Monday, January 21, 2013

On writing what you don't know

If you are a regular reader on the Lantern, you will probably know that one of our major pet peeves with YA is the lack of diversity. Or, rather, the fact that diverse books don’t get nearly as lauded as their whiter, thinner, able-bodied, cis-gendered and heterosexual counterparts. Most often, those counterparts are also rather well off.

You’ve heard us complain. You’ve listened to our arguments again and again. And, I imagine, Dear Reader, you’re pretty sick of them right now. If you’re a YA author or an aspiring YA author or, hell, even a casual writer (after all, not everyone who writes necessarily does it to earn money), these criticisms can also make you very frustrated. As in: “Yeah, I get it, YA is not diverse enough! But I’m fairly/mostly/most definitely priviledged in relation to (minority), how am I supposed to write these characters well?”
We understand your frustrations, and yes, those are legit concerns. After all, token characters can be just as annoying to the reader as a complete lack of representation. So here are some suggestions about writing who and what you don’t know.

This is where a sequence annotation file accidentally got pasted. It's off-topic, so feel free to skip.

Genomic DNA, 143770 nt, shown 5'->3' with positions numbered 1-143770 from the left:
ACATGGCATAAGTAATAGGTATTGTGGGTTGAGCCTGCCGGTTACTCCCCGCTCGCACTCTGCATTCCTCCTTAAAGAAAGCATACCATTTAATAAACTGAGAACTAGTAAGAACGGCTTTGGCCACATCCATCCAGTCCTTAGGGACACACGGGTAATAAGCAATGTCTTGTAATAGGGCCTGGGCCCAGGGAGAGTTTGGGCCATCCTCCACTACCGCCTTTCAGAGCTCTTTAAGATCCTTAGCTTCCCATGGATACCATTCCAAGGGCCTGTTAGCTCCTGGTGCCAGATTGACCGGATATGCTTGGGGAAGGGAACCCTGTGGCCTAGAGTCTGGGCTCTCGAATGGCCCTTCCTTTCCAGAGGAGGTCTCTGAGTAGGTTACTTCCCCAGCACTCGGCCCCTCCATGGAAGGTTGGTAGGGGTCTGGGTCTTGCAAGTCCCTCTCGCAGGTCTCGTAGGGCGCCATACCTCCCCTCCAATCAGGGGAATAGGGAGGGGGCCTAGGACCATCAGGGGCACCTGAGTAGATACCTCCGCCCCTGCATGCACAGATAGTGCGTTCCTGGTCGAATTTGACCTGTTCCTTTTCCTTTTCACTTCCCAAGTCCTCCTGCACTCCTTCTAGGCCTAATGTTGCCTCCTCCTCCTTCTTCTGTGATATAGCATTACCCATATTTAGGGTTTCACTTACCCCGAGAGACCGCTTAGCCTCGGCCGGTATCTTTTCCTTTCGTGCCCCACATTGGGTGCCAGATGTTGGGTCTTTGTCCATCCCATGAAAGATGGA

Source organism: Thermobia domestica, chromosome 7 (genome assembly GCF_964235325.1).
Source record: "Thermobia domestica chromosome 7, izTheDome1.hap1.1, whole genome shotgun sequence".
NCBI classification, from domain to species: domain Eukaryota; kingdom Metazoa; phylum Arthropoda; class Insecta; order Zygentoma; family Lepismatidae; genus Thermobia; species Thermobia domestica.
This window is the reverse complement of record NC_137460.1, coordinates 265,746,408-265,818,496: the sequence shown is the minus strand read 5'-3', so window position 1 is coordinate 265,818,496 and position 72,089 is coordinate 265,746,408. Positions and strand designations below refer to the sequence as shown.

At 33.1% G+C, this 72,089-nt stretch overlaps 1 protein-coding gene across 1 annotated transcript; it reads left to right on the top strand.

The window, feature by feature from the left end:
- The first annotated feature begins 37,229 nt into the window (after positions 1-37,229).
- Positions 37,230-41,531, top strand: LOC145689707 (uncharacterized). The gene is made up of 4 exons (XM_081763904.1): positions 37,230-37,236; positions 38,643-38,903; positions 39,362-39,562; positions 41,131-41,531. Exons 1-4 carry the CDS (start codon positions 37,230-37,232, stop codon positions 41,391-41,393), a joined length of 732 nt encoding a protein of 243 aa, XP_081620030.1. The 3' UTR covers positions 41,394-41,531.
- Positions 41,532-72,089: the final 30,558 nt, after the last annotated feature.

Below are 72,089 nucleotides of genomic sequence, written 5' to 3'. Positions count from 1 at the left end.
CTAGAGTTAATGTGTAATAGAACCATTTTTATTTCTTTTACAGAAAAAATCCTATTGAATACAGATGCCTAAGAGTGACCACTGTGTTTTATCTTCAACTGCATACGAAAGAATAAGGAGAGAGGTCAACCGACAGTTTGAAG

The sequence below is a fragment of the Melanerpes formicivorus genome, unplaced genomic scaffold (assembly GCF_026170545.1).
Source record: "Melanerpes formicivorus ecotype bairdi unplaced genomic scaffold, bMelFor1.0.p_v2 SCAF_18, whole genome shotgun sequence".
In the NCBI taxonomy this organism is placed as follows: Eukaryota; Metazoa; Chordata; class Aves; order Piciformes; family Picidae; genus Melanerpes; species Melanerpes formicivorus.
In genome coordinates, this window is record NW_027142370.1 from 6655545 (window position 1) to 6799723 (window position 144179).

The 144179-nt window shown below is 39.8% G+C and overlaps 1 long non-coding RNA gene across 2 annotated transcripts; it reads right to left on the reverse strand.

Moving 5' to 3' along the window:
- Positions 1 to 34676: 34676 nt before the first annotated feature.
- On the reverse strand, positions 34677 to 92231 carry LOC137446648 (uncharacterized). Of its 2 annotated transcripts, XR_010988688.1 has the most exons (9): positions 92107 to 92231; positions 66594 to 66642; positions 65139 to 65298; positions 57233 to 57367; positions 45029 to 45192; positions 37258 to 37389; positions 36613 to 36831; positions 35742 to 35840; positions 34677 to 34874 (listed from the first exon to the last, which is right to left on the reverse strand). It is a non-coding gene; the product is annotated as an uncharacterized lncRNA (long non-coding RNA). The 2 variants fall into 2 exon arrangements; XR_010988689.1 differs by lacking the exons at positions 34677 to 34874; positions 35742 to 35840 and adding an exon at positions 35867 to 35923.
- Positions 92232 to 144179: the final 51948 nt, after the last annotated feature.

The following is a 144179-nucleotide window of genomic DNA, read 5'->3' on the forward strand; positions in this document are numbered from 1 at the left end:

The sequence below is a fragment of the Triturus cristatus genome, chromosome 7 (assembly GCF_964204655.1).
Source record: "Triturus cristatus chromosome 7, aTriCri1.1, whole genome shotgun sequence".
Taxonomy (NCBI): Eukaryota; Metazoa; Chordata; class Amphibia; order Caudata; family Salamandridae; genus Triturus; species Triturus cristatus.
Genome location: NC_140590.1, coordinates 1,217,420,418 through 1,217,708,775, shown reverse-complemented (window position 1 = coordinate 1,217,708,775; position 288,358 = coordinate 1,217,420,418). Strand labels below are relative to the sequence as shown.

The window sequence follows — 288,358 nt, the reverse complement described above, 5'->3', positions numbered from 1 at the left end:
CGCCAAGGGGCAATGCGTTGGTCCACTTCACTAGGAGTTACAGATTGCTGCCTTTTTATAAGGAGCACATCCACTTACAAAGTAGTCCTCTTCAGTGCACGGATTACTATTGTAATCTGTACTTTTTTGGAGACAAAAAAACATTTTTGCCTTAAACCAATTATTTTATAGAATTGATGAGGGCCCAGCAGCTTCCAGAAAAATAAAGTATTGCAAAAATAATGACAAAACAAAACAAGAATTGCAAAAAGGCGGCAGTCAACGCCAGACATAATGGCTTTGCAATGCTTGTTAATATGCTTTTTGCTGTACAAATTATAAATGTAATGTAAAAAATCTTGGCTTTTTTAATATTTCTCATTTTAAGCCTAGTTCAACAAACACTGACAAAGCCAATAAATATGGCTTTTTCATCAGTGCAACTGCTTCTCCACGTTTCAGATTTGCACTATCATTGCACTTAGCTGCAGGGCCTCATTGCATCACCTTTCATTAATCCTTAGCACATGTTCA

Tip #1: Yes, it can be done!

Don’t assume that just because you’re privileged, you can’t write characters that are not. It can be done, and to a great effect. Books like “Hold Still” and “If You Find Me” offer different takes on mental illness without making it feel overwrought, “The Mortal Engines” and “The Book Thief” are prime examples of male writers writing compelling female characters, and Antony John actually wrote a whole book from the POV of a disabled person.

So yes, writers, you are not given a pass on making your books more diverse because you have not experienced a particular disadvantage first hand. I feel that this is an important realisation to come to, because nowadays people are conditioned to always do right, and this actually makes them really anxious about screwing up. And while some awareness of one’s privilege is important, holding out because you’re afraid of failure can be worse.

In fact, here's Laura Goode's interview in case you want to hear someone explain it.

That said, you don’t have to force yourself to experience it, like one of those personal trainers gaining a whole lot of weight and then going on papers and talk shows to milk the experience for all it is worth. (In fact, it’s probably better if you don’t try to emulate them, those guys are assholes.) Which brings me to:

Tip #2: Do you f****ng homework!

And by that I mean read. Read a lot. Read far and wide and don’t shrink back from things you wouldn’t normally pick up. Fiction and non-fiction, biographies, scientific studies (you can skim over the complicated terms and focus on the conclusions to the sections if you feel like falling asleep). It won’t all be interesting, and some of it won’t even be good, but distinguishing between good and bad in other people’s writing will help you weed out the stereotypes from your own works.

Here's my interview with Antony John, if you want to see what kind of research he conducted for "Five Flavors of Dumb".